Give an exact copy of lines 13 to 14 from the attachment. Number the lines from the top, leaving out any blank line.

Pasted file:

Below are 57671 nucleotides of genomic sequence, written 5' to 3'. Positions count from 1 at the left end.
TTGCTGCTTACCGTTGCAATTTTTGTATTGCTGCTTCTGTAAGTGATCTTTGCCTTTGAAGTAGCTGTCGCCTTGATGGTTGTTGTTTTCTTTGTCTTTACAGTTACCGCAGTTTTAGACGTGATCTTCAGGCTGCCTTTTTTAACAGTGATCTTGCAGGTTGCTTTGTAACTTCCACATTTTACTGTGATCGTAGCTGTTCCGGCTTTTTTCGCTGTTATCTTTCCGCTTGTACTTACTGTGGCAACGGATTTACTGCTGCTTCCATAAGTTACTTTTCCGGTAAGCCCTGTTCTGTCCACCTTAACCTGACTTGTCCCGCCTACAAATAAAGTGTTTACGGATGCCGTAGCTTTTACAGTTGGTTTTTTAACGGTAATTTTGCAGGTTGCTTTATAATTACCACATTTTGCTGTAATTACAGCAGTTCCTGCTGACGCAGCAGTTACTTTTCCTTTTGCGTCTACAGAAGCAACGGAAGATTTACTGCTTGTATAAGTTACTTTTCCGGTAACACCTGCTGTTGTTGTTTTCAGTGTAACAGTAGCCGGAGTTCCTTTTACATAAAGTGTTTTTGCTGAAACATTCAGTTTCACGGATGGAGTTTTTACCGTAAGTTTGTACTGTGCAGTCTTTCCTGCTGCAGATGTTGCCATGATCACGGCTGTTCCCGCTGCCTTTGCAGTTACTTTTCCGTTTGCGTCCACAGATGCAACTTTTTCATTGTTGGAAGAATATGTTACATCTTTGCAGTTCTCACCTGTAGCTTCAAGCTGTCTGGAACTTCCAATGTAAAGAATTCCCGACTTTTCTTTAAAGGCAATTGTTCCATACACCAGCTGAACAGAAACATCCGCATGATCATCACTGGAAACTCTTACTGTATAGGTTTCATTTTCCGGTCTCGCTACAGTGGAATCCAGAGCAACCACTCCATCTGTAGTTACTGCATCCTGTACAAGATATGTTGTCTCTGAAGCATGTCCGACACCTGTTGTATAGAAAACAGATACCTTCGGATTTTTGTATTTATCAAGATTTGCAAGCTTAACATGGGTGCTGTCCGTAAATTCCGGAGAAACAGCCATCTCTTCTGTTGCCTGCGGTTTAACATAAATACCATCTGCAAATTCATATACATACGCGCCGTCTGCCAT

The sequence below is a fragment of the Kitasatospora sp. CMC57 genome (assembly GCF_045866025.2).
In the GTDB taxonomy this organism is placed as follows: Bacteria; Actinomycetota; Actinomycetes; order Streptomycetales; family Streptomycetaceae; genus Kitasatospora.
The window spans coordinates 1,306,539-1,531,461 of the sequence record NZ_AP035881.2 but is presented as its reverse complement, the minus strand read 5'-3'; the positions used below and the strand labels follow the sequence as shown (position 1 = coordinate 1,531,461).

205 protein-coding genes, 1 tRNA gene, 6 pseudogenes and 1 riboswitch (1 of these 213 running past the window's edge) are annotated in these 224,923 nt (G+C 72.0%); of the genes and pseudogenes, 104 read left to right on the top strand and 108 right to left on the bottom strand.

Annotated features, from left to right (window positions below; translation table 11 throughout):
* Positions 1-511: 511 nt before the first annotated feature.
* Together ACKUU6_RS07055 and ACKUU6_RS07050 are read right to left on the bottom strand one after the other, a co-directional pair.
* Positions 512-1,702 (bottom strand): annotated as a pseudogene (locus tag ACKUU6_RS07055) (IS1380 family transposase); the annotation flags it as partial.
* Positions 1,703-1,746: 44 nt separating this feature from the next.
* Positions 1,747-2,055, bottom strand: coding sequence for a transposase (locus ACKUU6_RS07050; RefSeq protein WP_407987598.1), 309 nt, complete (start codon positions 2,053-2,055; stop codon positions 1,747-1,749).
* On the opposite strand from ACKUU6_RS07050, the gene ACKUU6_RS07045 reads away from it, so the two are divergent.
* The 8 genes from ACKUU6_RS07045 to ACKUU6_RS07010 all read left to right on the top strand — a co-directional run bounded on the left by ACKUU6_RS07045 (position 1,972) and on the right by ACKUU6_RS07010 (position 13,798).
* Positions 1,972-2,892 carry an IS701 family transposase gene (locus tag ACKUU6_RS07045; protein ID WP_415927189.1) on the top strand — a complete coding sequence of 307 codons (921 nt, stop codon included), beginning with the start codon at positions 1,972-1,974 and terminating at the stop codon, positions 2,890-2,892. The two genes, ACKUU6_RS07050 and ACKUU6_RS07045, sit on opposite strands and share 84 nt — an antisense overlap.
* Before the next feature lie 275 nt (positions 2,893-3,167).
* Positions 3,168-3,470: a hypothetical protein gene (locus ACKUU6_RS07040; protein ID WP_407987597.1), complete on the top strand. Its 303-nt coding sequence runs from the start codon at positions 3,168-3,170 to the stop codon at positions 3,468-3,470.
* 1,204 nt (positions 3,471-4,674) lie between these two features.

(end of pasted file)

* On the opposite strand from ACKUU6_RS07050, the gene ACKUU6_RS07045 reads away from it, so the two are divergent.
* The 8 genes from ACKUU6_RS07045 to ACKUU6_RS07010 all read left to right on the top strand — a co-directional run bounded on the left by ACKUU6_RS07045 (position 1,972) and on the right by ACKUU6_RS07010 (position 13,798).